Integration in the 1970s vs , My Own Experiences in the New Millennium

The situation of school integration in the 1970s vastly differs from my schooling experience in the early 2000s to 2013, but was much more similar to my parents’ schooling experience in the 1960s and early 1970s.

The integration attempt by the Los Angeles Unified School District in the 1970s was an attempt to make middle schools and high schools more diverse. The main reason for wanting to make schools more diverse, was to bridge the achievement gap.

The achievement gap is a gap in standardized testing between certain groups of students. In the case of the 1970s, there was an achievement gap between majority and minority students in standardized testing. The idea behind integration, was to give minority students the opportunity to attend schools with more funds, and thus better test scores. In addition, it would send white students to schools that had a majority of African-American and Latino students. This shift in schools was called integration.

Integration did well, but the district did not keep up with this, and soon schools were back to the way they were: segregated.

Bustop Collection 1967 at Cal State University, Northridge-Archive

The news clip above briefly talks about some controversies regarding desegregation, one being, if the integration actually helps to bridge the achievement gap.

“The basic point of the disagreement is that of weather integration actually improves the education of a student,” Bustop Collection Archive at Cal State University Northridge.

The integration effort was met with steady resistance from the state and parents of white children. In Divided we Fail, Segregation and Inequality in the Southland’s Schools by Gary Orfield, Genevieve Siegel­ Hawley and John Kucsera the authors say, “The civil rights revolution in the South never really arrived in Southern California, home to what is by far the nation’s largest population of Latinos, the second largest Asian population and the West’s largest population of African Americans.” The state was against integration even changing the state constitution to resist the movement.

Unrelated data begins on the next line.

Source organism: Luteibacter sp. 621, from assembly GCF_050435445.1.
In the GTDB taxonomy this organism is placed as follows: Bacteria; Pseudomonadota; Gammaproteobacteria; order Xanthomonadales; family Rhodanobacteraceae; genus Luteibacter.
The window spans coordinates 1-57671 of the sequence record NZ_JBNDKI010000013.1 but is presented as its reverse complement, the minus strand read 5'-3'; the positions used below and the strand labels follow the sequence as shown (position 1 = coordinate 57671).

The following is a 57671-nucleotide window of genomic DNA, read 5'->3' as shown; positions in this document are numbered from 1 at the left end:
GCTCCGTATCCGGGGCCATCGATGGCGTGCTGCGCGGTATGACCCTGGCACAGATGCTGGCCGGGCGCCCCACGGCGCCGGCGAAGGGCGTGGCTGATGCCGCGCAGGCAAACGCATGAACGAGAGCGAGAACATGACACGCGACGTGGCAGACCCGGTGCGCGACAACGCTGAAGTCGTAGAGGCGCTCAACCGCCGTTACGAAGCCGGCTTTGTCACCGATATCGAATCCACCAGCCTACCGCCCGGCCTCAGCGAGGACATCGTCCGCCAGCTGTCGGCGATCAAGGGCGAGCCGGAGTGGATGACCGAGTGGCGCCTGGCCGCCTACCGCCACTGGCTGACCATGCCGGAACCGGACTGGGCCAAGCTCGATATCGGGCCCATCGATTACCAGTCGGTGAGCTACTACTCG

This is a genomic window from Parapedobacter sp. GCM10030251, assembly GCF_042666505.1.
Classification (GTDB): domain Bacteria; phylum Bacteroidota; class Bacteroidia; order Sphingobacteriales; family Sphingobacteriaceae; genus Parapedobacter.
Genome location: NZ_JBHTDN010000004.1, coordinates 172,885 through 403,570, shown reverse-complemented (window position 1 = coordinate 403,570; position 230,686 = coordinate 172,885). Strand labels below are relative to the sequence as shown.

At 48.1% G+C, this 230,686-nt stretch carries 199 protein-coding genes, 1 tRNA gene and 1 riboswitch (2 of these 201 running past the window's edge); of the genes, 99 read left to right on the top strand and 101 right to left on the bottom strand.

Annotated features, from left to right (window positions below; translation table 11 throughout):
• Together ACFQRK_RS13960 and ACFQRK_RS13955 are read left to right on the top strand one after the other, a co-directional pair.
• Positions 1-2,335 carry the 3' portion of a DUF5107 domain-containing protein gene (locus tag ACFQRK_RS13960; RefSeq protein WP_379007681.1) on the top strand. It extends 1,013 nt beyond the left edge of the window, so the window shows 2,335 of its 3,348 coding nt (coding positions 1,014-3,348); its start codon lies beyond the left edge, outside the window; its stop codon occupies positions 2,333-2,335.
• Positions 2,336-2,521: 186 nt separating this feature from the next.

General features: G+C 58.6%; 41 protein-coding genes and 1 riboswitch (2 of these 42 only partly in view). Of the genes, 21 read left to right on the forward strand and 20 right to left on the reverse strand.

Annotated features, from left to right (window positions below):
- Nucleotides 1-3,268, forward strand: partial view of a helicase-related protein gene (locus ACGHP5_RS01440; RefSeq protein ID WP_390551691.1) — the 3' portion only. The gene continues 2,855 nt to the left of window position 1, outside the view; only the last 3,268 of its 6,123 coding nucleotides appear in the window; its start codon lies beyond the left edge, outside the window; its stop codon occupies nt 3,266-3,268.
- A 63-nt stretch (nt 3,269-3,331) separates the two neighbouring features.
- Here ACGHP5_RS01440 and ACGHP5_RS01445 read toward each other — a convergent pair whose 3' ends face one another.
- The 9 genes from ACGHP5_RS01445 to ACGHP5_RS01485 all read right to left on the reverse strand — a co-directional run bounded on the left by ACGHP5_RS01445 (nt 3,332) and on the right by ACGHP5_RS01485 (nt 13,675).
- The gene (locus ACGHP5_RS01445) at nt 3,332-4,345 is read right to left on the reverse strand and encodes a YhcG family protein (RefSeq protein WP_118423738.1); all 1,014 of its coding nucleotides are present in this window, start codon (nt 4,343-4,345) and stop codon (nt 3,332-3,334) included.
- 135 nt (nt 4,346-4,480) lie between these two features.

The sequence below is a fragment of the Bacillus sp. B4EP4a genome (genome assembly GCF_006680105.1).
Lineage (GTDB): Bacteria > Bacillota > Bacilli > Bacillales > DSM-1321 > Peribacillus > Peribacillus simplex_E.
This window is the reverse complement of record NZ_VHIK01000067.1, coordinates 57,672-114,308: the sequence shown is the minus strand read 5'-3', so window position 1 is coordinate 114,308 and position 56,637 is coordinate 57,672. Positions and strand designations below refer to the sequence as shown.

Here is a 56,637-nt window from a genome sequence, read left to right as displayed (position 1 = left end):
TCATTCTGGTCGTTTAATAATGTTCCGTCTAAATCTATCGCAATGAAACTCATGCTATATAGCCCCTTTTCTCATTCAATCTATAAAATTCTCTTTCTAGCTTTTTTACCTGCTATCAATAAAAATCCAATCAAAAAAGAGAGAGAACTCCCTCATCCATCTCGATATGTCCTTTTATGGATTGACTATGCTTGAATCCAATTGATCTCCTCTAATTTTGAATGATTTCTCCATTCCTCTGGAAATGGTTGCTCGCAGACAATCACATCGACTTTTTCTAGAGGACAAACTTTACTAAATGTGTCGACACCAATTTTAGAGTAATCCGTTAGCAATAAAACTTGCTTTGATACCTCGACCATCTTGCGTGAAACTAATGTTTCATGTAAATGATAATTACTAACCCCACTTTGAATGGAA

This integration in the 1970s greatly differed from my middle school and high school experience. For middle school, I attended Valley View Middle School in the middle of Simi Valley. Simi Valley is a predominantly white suburban city with around 120,000 people. The school, to my recollection, was majority white, maybe 70 to 75 percent white, with a a Latino population of 15 percent, black and asian made up the rest. There was busing my 7th grade year, but this was not busing for integration, it was busing, getting students from their homes to the school, and back home. My 8th grade year this busing was no longer, as the district cut this program in order to save money.

My high school I attended was Simi Valley High School, on the east side of Simi Valley, walking distance to and from my neighborhood. The demographic was 61 percent white, 25 percent Latino, and 10 percent Asian, according to usnews.com. There was no busing to my knowledge at my high school, and especially no busing for purposes of integration. Although I never experienced busing, or a diverse middle or high school.

My parents had the exact opposite experience than I did. My father attended high school in the late 70s and my mother was in middle school at that time. My mother went to Marshall Junior High School in Long Beach, and at that time that school district was busing in students from east Long Beach to downtown Long Beach and from downtown to the east side. My mother tells stories about Snoop Dogg getting bused in from downtown Long Beach to her junior high school. She also attended Lakewood High School in Lakewood. She recalls not many buses going to downtown Long Beach, but she thinks there was around 22 buses coming from downtown Long Beach to Lakewood High School. Both at her junior high school, and high school, she said she felt like the busing was positive and created a more diverse environment.

All in all, busing in the 1970s was to integrate schools in order to bridge the achievement gap. There was great success, however this movement did not continue. This vastly differed from my education experience because there was no busing for integration at any of my schools.

A single golf clap? Or a long standing ovation?

By clapping more or less, you can signal to us which stories really stand out.